Jack Daniels, Chief Investment Officer of M&G plc. says, “Vaccitech is aiming to address serious global public health challenges in both infectious disease and cancer with their T cell inducing immunotherapy platform. We believe their innovative approach, based on foundational research performed at the Jenner Institute at the University of Oxford, could provide a solution for many serious diseases.”
Looking to go public by end of 2021
Vaccitech has also co-invented a COVID-19 Vaccine – AstraZeneca, earlier dubbed AZD1222. AstraZeneca gained rights to the vaccine, which has been approved for the pandemic in the European Union, the UK, and many other countries, and has already been used in dozens of millions of patients.
According to WSJ, the company is aiming for an IPO valuation of around $700M. The report suggests that this valuation could surge upto $1B by the end of this year. However, Oxford University which owns 10 per cent shares in the company, has reportedly put up few hurdles in Vaccitech’s way.
Reportedly, the biotech company was not able to get Oxford’s contract with AstraZeneca, which agreed to exclusively produce and distribute the Covid-19 vaccine. This contract is said to be critical for figuring out the fair valuation of the company and for regulatory disclosures.
Vaccitech is also reportedly in a tussle with the university over the company’s role in the development of the vaccine. “Vaccitech wants Oxford’s imprimatur to market its scientists’ early work alongside Oxford in inventing the vaccine and its assistance in speeding up manufacturing for early clinical trials and providing safety data for regulators, says the journal.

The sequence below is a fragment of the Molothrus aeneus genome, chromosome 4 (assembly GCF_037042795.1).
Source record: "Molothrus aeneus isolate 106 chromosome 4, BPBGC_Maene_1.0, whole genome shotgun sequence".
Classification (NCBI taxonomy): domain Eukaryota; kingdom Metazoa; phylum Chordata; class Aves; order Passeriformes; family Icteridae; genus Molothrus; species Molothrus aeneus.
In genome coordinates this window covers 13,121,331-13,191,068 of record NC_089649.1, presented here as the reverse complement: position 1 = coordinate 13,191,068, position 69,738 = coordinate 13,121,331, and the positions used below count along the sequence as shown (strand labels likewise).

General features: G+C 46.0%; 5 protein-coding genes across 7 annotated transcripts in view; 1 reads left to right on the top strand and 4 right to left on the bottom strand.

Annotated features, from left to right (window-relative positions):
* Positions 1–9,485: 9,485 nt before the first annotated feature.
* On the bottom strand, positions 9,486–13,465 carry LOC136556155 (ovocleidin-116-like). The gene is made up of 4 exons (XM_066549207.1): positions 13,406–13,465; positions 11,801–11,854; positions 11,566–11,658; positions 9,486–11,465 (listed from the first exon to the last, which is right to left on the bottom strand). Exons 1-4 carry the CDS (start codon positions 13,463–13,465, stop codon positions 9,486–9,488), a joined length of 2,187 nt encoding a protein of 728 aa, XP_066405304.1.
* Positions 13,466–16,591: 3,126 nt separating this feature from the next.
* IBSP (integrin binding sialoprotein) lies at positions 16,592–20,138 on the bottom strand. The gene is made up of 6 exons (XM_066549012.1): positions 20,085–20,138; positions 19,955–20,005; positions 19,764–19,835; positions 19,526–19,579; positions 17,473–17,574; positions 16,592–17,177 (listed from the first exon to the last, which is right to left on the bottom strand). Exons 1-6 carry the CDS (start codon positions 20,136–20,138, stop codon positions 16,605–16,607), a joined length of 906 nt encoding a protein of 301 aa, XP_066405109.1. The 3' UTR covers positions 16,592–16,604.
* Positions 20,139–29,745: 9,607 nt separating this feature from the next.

There was also a brief disagreement between both the parties over where to list. Reportedly, Vaccitech preferred Nasdaq in New York, whereas the Oxford-linked investors wanted to take the London route.
Vaccitech doses first patient as part of the HPV001 clinical study
Earlier this month, the company announced the dosing of the first patient as part of the HPV001 clinical study. HPV001 is a randomised, placebo-controlled Phase 1/2 clinical trial designed to evaluate the safety and preliminary efficacy of VTP-200, Vaccitech’s immunotherapy for high-risk HPV infection and associated low-grade cervical intraepithelial neoplasia.
The study plans to enroll 105 women with high-risk HPV infection and will take place at clinical sites across the UK and EU to assess the safety and efficacy of VTP-200 in clearing high-risk HPV infection and associated lesions 12 months after patients receive treatment.
High-risk HPV infection is one of the major causes of infection-related cancer worldwide. It is estimated over 500,000 new cases of cervical cancer and 300,000 deaths are attributable to HPV infection each year. There is no curative treatment for HPV infection.